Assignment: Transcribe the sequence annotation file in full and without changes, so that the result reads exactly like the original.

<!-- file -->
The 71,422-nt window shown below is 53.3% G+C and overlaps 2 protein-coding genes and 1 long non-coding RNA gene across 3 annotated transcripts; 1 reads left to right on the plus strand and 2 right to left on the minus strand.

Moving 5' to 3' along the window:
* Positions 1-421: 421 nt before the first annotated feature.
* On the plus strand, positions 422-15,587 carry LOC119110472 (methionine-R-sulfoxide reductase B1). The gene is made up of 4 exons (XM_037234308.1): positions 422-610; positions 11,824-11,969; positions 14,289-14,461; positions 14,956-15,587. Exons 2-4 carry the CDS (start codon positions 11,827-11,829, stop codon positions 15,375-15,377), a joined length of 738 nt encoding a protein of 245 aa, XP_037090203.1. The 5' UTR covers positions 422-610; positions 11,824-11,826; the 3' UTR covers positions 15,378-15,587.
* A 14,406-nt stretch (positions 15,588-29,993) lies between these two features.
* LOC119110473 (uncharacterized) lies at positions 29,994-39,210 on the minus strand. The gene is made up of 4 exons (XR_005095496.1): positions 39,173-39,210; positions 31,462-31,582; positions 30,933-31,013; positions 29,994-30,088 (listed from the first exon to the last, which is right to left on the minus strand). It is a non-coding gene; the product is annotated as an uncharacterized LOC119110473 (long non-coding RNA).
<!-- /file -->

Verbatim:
The 71,422-nt window shown below is 53.3% G+C and overlaps 2 protein-coding genes and 1 long non-coding RNA gene across 3 annotated transcripts; 1 reads left to right on the plus strand and 2 right to left on the minus strand.

Moving 5' to 3' along the window:
* Positions 1-421: 421 nt before the first annotated feature.
* On the plus strand, positions 422-15,587 carry LOC119110472 (methionine-R-sulfoxide reductase B1). The gene is made up of 4 exons (XM_037234308.1): positions 422-610; positions 11,824-11,969; positions 14,289-14,461; positions 14,956-15,587. Exons 2-4 carry the CDS (start codon positions 11,827-11,829, stop codon positions 15,375-15,377), a joined length of 738 nt encoding a protein of 245 aa, XP_037090203.1. The 5' UTR covers positions 422-610; positions 11,824-11,826; the 3' UTR covers positions 15,378-15,587.
* A 14,406-nt stretch (positions 15,588-29,993) lies between these two features.
* LOC119110473 (uncharacterized) lies at positions 29,994-39,210 on the minus strand. The gene is made up of 4 exons (XR_005095496.1): positions 39,173-39,210; positions 31,462-31,582; positions 30,933-31,013; positions 29,994-30,088 (listed from the first exon to the last, which is right to left on the minus strand). It is a non-coding gene; the product is annotated as an uncharacterized LOC119110473 (long non-coding RNA).